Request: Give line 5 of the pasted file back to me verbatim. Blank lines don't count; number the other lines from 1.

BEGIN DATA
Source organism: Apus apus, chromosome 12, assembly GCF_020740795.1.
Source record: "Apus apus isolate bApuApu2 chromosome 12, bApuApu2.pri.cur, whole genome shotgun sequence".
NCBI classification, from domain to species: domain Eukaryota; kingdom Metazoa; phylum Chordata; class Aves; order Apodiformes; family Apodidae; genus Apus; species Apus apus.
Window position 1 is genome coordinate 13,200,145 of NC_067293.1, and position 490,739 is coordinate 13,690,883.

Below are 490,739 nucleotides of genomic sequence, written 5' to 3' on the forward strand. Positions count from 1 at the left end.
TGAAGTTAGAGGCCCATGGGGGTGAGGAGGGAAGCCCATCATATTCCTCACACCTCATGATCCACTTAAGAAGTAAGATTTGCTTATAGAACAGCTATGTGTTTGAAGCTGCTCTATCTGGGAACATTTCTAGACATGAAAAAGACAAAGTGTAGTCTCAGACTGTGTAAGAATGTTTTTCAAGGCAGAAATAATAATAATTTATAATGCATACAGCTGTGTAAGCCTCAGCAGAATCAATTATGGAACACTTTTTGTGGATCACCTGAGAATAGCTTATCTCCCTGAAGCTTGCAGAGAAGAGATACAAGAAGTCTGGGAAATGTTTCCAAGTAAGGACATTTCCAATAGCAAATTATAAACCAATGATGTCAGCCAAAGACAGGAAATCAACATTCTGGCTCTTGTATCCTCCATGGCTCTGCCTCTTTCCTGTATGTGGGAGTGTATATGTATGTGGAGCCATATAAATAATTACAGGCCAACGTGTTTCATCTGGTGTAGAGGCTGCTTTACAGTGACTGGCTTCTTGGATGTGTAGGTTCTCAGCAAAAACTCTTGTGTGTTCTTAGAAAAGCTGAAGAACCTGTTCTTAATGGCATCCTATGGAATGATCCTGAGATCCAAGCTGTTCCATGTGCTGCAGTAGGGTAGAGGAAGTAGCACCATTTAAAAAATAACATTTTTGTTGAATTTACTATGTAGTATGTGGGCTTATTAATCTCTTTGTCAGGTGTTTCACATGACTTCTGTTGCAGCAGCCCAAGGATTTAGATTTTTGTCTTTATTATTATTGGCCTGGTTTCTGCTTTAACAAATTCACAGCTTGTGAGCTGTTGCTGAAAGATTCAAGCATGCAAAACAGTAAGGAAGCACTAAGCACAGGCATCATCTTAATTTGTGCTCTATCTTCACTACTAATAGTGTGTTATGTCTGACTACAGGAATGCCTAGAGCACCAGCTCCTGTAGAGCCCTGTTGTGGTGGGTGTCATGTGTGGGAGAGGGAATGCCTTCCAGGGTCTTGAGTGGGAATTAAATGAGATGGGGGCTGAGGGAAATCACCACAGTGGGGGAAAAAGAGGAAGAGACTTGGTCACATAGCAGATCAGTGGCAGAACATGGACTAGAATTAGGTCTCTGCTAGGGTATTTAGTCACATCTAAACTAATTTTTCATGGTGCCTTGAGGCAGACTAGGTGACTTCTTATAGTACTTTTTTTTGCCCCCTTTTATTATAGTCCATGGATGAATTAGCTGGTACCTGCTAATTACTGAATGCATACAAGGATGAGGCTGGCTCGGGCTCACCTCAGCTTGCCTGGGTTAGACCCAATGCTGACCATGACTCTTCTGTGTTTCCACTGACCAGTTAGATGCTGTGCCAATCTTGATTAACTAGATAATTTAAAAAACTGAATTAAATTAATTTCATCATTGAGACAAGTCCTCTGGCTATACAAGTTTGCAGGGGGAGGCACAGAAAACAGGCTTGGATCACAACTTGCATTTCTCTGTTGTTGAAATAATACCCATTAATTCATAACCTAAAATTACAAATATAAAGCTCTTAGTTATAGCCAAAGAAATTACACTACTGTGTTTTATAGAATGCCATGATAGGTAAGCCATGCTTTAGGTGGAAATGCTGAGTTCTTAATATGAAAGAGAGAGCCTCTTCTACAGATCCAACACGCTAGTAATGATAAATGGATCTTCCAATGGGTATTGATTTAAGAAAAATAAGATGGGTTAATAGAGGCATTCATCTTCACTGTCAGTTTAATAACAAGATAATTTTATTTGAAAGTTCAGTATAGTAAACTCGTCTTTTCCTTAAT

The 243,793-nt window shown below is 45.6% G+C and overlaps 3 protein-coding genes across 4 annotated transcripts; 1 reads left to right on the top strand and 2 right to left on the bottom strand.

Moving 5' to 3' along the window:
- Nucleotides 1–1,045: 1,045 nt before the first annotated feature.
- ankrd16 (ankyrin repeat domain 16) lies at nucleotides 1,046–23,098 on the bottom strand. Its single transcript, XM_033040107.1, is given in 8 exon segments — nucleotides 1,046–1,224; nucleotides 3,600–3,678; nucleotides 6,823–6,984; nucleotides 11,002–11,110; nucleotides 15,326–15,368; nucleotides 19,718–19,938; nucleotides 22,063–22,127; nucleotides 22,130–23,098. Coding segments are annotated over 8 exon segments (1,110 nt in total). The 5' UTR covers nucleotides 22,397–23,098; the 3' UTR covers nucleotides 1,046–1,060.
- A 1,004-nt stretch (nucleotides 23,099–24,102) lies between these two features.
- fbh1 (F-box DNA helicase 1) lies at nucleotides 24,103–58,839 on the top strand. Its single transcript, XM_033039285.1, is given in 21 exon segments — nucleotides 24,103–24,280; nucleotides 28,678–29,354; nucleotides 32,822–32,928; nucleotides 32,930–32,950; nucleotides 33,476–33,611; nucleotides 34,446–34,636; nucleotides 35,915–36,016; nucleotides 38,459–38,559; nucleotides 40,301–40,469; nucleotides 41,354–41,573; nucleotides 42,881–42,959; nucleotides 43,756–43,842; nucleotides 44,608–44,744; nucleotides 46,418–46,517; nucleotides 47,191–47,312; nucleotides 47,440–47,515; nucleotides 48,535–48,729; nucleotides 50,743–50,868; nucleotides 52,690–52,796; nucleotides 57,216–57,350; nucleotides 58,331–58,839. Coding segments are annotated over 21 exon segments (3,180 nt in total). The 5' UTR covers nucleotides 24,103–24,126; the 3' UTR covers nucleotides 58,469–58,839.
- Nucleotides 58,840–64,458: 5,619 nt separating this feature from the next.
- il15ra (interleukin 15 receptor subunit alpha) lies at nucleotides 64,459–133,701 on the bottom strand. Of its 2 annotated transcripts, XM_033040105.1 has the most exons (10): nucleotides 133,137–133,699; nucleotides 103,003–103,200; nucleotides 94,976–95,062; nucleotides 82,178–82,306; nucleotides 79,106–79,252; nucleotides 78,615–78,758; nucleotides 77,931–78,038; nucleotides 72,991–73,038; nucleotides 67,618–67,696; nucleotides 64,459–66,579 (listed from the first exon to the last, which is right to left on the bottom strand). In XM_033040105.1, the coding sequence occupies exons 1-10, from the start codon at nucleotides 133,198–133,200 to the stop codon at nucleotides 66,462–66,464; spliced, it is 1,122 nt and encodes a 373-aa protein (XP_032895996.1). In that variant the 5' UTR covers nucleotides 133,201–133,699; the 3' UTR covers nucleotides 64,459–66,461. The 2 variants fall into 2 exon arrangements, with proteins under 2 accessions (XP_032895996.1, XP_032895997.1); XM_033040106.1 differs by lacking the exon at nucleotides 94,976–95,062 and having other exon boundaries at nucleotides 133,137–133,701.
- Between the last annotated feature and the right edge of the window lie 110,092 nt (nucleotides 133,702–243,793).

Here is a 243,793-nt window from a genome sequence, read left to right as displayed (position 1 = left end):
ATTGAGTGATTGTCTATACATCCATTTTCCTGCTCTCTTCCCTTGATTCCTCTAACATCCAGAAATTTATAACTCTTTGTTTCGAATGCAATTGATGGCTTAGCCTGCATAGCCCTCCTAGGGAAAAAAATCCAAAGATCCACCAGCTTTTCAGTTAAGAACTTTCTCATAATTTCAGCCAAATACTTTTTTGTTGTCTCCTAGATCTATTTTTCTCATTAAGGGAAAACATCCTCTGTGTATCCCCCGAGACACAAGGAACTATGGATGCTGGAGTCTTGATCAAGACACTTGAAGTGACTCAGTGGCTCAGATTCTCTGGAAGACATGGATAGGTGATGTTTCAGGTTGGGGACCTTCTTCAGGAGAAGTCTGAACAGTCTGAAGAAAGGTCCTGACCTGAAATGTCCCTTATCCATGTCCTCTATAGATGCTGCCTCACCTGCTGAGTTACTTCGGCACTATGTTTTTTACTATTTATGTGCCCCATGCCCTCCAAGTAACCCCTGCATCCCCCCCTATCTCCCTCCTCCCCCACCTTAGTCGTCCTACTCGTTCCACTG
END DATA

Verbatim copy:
Below are 490,739 nucleotides of genomic sequence, written 5' to 3' on the forward strand. Positions count from 1 at the left end.